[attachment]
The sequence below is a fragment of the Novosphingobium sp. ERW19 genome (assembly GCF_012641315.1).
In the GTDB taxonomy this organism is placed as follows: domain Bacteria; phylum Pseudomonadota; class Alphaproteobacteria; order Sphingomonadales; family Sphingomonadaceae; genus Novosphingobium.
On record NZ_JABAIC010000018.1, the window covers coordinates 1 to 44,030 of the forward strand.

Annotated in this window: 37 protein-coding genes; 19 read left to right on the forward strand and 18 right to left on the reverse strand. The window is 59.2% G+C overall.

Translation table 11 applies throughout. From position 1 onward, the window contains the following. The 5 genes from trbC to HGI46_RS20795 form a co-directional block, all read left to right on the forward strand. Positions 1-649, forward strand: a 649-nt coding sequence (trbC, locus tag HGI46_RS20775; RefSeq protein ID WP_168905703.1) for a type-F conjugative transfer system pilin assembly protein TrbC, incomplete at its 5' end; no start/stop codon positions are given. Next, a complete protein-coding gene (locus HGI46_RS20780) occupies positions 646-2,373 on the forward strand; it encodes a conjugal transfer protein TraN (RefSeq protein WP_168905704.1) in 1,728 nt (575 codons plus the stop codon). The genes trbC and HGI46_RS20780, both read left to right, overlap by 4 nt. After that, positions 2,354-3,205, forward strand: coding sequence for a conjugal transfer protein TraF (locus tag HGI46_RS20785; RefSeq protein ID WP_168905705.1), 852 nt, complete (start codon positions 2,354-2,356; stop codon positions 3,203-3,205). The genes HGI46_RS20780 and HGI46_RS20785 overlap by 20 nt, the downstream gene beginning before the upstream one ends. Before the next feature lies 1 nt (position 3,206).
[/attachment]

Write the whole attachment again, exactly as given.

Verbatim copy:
The sequence below is a fragment of the Novosphingobium sp. ERW19 genome (assembly GCF_012641315.1).
In the GTDB taxonomy this organism is placed as follows: domain Bacteria; phylum Pseudomonadota; class Alphaproteobacteria; order Sphingomonadales; family Sphingomonadaceae; genus Novosphingobium.
On record NZ_JABAIC010000018.1, the window covers coordinates 1 to 44,030 of the forward strand.

Annotated in this window: 37 protein-coding genes; 19 read left to right on the forward strand and 18 right to left on the reverse strand. The window is 59.2% G+C overall.

Translation table 11 applies throughout. From position 1 onward, the window contains the following. The 5 genes from trbC to HGI46_RS20795 form a co-directional block, all read left to right on the forward strand. Positions 1-649, forward strand: a 649-nt coding sequence (trbC, locus tag HGI46_RS20775; RefSeq protein ID WP_168905703.1) for a type-F conjugative transfer system pilin assembly protein TrbC, incomplete at its 5' end; no start/stop codon positions are given. Next, a complete protein-coding gene (locus HGI46_RS20780) occupies positions 646-2,373 on the forward strand; it encodes a conjugal transfer protein TraN (RefSeq protein WP_168905704.1) in 1,728 nt (575 codons plus the stop codon). The genes trbC and HGI46_RS20780, both read left to right, overlap by 4 nt. After that, positions 2,354-3,205, forward strand: coding sequence for a conjugal transfer protein TraF (locus tag HGI46_RS20785; RefSeq protein ID WP_168905705.1), 852 nt, complete (start codon positions 2,354-2,356; stop codon positions 3,203-3,205). The genes HGI46_RS20780 and HGI46_RS20785 overlap by 20 nt, the downstream gene beginning before the upstream one ends. Before the next feature lies 1 nt (position 3,206).